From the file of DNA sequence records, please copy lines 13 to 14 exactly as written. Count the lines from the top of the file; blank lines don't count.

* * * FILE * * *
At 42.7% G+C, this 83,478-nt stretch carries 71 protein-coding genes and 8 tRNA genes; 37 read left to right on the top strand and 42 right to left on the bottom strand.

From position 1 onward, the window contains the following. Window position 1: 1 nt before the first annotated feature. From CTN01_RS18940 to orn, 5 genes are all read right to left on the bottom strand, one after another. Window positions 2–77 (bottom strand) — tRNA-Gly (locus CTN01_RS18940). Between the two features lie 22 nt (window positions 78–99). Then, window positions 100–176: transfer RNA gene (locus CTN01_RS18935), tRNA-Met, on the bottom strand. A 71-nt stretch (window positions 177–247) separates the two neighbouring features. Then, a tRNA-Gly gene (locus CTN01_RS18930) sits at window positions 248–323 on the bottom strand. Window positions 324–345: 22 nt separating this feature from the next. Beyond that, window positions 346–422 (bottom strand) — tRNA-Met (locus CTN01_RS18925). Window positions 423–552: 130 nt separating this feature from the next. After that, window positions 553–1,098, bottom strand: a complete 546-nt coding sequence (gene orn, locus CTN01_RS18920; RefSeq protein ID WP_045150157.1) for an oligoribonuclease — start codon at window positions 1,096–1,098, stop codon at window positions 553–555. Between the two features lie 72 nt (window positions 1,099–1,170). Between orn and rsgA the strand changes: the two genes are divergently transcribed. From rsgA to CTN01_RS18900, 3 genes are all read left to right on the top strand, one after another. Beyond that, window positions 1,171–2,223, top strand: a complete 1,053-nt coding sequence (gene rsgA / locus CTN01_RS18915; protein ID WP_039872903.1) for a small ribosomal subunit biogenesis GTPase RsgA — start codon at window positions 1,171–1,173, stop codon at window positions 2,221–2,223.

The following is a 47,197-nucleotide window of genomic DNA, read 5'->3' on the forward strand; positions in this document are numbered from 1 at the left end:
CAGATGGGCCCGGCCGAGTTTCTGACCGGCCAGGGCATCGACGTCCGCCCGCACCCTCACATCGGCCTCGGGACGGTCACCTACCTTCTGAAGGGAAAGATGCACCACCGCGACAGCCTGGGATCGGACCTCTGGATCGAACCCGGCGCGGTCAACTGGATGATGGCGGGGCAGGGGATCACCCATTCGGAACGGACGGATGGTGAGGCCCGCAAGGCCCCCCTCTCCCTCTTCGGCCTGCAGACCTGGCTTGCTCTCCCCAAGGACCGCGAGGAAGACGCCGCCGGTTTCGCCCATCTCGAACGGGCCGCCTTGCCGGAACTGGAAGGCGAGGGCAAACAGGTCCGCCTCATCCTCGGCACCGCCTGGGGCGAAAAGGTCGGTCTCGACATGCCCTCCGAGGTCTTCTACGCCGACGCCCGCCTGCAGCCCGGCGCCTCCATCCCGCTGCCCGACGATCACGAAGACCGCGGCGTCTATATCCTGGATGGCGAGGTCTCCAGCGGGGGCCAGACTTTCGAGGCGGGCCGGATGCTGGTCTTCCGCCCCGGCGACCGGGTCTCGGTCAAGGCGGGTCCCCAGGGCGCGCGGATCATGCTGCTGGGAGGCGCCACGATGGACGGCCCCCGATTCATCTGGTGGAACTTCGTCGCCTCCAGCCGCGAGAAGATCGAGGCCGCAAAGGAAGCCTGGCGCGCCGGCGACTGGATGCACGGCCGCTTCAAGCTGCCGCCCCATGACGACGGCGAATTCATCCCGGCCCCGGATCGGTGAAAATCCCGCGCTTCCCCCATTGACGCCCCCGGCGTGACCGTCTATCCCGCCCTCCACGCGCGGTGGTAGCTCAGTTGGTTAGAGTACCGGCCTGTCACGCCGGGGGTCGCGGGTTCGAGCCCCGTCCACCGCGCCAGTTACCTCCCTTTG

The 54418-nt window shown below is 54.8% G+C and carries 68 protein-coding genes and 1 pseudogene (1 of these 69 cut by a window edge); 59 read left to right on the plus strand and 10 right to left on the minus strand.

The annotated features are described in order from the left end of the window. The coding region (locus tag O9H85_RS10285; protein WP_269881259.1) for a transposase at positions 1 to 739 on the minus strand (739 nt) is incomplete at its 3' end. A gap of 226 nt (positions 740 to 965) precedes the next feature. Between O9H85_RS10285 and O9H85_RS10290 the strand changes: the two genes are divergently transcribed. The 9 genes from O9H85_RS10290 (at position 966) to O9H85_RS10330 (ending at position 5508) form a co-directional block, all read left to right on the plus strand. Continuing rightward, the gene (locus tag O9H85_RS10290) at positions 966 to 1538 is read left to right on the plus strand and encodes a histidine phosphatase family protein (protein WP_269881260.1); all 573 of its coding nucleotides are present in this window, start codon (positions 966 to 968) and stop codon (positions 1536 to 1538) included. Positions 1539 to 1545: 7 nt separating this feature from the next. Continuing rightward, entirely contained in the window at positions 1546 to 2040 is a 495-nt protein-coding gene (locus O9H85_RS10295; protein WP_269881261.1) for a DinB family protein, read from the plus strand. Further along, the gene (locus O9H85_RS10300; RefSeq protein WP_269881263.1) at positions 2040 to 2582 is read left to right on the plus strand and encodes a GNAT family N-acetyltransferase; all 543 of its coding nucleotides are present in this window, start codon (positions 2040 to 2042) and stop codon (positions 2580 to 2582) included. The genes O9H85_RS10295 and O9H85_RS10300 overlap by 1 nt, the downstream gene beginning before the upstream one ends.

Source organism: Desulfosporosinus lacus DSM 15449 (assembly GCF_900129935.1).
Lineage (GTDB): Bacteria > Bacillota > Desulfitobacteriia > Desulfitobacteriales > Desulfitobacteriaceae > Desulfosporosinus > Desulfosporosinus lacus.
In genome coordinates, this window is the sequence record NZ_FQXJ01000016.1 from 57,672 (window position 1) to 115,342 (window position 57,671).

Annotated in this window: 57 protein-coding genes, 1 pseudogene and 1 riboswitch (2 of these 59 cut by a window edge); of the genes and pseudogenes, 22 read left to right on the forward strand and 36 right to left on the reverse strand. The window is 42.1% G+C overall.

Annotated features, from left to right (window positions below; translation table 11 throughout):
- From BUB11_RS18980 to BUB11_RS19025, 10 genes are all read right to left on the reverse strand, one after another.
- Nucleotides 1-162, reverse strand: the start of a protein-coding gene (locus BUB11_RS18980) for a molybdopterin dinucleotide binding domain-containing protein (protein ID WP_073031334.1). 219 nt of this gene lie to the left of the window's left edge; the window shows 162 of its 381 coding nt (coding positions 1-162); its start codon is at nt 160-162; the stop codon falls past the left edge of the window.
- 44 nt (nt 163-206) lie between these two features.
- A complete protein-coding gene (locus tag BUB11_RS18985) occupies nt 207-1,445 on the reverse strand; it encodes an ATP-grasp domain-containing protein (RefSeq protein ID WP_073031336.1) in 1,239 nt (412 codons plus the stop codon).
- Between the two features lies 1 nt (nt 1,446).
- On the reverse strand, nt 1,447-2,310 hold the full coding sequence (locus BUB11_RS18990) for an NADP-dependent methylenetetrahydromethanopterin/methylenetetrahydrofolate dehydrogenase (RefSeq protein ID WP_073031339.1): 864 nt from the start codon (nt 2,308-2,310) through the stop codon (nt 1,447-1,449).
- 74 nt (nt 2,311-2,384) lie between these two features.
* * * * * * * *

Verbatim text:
- Nucleotides 1-162, reverse strand: the start of a protein-coding gene (locus BUB11_RS18980) for a molybdopterin dinucleotide binding domain-containing protein (protein ID WP_073031334.1). 219 nt of this gene lie to the left of the window's left edge; the window shows 162 of its 381 coding nt (coding positions 1-162); its start codon is at nt 160-162; the stop codon falls past the left edge of the window.
- 44 nt (nt 163-206) lie between these two features.